Neonatal outcomes in pregnant women with immune thrombocytop
Thrombocytopenia is an autoimmune disorder characterized by reduced platelet counts. Neonatal thrombocytopenia incidence has been linked with immune thrombocytopenic purpura in mothers during pregnancy, possibly because antiplatelet antibodies can cross the placental barrier.

Investigators want to evaluate the overall prevalence of neonatal thrombocytopenia, its severity, and the incidence of hemorrhage in infants with thrombocytopenia born from mothers with immune thrombocytopenic purpura.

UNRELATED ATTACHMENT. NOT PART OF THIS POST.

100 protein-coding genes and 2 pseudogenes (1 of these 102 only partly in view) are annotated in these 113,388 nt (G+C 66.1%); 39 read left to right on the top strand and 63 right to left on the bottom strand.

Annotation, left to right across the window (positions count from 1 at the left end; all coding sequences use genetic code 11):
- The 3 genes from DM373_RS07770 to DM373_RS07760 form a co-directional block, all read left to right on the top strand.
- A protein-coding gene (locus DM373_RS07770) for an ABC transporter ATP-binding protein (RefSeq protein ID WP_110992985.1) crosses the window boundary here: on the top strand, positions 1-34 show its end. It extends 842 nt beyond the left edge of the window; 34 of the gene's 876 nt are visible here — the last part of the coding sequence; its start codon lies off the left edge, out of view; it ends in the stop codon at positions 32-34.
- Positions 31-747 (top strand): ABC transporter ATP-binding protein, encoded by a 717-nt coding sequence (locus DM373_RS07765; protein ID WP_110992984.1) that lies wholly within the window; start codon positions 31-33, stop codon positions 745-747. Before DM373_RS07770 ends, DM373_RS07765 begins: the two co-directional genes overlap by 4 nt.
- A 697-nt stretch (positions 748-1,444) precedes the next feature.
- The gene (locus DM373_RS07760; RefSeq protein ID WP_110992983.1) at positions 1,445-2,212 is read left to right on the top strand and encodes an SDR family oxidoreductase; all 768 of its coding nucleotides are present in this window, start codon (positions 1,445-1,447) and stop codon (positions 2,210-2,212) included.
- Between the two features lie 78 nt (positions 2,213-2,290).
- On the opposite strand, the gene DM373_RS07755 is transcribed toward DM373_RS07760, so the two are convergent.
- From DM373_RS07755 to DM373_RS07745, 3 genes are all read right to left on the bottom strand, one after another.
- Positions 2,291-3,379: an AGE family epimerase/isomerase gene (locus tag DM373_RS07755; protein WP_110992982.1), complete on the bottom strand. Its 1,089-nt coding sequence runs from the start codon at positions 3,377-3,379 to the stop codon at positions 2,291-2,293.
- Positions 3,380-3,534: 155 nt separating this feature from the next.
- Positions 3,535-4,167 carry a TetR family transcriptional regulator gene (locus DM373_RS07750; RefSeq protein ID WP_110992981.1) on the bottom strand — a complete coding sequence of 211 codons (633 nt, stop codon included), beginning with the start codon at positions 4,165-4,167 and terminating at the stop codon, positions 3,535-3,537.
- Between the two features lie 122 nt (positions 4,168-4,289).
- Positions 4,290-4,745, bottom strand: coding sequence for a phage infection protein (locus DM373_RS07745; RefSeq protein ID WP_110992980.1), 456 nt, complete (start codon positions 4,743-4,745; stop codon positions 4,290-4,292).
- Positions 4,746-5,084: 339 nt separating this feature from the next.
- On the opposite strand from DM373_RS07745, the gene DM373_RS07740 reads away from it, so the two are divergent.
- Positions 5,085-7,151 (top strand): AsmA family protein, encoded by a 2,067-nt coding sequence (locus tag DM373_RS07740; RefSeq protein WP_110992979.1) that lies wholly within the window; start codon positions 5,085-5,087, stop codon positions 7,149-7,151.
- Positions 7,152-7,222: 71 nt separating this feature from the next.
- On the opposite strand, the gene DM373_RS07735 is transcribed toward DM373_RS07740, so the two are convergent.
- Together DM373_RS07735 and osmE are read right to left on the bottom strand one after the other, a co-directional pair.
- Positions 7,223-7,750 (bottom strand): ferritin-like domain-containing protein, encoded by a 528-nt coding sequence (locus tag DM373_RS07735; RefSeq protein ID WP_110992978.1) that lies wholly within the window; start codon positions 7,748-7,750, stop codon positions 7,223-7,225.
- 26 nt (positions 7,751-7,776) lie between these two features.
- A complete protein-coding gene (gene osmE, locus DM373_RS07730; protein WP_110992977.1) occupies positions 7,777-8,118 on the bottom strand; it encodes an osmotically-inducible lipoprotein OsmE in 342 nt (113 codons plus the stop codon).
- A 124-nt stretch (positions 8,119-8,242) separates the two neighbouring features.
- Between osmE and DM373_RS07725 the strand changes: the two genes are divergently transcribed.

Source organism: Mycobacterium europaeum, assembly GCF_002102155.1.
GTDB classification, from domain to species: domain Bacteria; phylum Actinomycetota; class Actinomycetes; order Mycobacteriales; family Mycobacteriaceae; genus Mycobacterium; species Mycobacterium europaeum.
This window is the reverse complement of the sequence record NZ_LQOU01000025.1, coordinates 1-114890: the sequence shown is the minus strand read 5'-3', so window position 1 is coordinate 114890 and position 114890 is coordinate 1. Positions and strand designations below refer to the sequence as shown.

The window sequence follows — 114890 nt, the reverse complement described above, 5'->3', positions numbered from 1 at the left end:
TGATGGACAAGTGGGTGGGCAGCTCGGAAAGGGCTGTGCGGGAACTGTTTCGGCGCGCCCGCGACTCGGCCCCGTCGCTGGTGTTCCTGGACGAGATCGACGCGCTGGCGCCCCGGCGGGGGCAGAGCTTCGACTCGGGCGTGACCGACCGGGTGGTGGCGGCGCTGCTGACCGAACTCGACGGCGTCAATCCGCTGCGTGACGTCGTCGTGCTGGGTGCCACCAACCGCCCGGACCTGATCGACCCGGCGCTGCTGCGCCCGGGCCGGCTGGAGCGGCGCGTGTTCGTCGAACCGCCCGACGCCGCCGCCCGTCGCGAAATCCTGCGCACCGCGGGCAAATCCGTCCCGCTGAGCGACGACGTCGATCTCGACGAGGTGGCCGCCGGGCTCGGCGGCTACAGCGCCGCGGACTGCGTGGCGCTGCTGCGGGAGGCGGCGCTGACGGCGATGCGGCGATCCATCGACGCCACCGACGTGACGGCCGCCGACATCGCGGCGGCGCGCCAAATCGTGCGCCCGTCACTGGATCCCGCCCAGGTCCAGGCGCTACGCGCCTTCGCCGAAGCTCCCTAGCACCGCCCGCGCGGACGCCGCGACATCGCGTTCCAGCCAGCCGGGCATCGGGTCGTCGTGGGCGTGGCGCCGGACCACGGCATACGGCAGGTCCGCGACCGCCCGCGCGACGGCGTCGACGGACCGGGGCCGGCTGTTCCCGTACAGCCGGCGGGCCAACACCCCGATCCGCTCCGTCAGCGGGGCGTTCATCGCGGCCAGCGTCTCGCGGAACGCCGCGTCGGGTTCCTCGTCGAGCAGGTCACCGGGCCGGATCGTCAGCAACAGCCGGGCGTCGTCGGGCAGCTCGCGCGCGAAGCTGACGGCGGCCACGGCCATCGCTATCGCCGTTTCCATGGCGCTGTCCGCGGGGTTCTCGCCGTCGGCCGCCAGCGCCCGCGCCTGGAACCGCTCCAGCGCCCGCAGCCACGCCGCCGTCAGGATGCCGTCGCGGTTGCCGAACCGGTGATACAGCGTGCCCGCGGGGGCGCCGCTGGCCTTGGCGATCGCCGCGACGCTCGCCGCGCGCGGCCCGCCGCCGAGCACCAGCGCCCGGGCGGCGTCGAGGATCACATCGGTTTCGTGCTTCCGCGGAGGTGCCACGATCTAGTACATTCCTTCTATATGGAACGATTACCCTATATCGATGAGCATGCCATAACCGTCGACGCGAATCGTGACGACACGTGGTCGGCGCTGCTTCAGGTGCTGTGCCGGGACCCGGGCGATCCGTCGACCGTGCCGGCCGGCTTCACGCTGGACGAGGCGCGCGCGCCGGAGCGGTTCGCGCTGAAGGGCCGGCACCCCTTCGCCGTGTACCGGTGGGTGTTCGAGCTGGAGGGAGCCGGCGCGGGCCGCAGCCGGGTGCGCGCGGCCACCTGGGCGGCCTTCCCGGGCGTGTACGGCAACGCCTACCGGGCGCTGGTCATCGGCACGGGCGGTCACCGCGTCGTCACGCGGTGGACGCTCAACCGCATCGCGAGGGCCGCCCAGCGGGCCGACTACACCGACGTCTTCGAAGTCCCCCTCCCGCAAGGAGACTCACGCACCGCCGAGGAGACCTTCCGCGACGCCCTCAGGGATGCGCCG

Adhering to PRISMA guidelines, researchers systematically scanned four academic databases including EMBASE, CENTRAL, Scopus, and MEDLINE to identify relevant literature. They performed a meta-analysis to summarize thrombocytopenia incidence rate and severity in newborn infants of mothers with immune thrombocytopenic purpura.

They identified 21 eligible studies involving 1951 mothers and 1844 neonates.

- Meta-analysis showed a high prevalence of neonatal thrombocytopenia. Within these, severe cases were the most prevalent, followed by moderate and mild cases.

- Hemorrhage was only reported in 4.1% of the observed neonatal thrombocytopenia cases.

To summarize, the review provides preliminary evidence that neonatal thrombocytopenia incidence is high in infants born to mothers with immune thrombocytopenic purpura. It further reports that the largest proportion of these cases are severe.

The Journal of Obstetrics & Gynecology Research